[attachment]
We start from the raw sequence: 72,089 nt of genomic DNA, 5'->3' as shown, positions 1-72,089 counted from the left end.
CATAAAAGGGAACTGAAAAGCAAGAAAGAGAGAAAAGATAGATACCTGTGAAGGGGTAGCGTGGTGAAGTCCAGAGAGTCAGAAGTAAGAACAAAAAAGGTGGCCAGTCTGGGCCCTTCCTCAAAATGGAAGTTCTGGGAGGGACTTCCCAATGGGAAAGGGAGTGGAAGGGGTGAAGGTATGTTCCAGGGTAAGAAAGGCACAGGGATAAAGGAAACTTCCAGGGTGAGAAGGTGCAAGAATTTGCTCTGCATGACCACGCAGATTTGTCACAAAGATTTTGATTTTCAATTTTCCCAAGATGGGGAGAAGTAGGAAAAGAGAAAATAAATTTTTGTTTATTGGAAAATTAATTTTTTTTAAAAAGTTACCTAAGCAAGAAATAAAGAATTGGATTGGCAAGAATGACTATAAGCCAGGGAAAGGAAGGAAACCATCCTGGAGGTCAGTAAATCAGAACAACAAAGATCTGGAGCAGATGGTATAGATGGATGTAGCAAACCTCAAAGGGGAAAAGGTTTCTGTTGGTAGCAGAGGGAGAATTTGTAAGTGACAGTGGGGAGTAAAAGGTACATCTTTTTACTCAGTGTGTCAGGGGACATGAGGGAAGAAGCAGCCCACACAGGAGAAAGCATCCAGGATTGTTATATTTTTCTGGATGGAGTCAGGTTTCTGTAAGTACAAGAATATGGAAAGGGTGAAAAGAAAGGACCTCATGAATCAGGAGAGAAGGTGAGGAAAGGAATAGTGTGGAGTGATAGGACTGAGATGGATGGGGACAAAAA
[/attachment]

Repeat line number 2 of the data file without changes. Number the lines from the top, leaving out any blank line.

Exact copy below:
CATAAAAGGGAACTGAAAAGCAAGAAAGAGAGAAAAGATAGATACCTGTGAAGGGGTAGCGTGGTGAAGTCCAGAGAGTCAGAAGTAAGAACAAAAAAGGTGGCCAGTCTGGGCCCTTCCTCAAAATGGAAGTTCTGGGAGGGACTTCCCAATGGGAAAGGGAGTGGAAGGGGTGAAGGTATGTTCCAGGGTAAGAAAGGCACAGGGATAAAGGAAACTTCCAGGGTGAGAAGGTGCAAGAATTTGCTCTGCATGACCACGCAGATTTGTCACAAAGATTTTGATTTTCAATTTTCCCAAGATGGGGAGAAGTAGGAAAAGAGAAAATAAATTTTTGTTTATTGGAAAATTAATTTTTTTTAAAAAGTTACCTAAGCAAGAAATAAAGAATTGGATTGGCAAGAATGACTATAAGCCAGGGAAAGGAAGGAAACCATCCTGGAGGTCAGTAAATCAGAACAACAAAGATCTGGAGCAGATGGTATAGATGGATGTAGCAAACCTCAAAGGGGAAAAGGTTTCTGTTGGTAGCAGAGGGAGAATTTGTAAGTGACAGTGGGGAGTAAAAGGTACATCTTTTTACTCAGTGTGTCAGGGGACATGAGGGAAGAAGCAGCCCACACAGGAGAAAGCATCCAGGATTGTTATATTTTTCTGGATGGAGTCAGGTTTCTGTAAGTACAAGAATATGGAAAGGGTGAAAAGAAAGGACCTCATGAATCAGGAGAGAAGGTGAGGAAAGGAATAGTGTGGAGTGATAGGACTGAGATGGATGGGGACAAAAA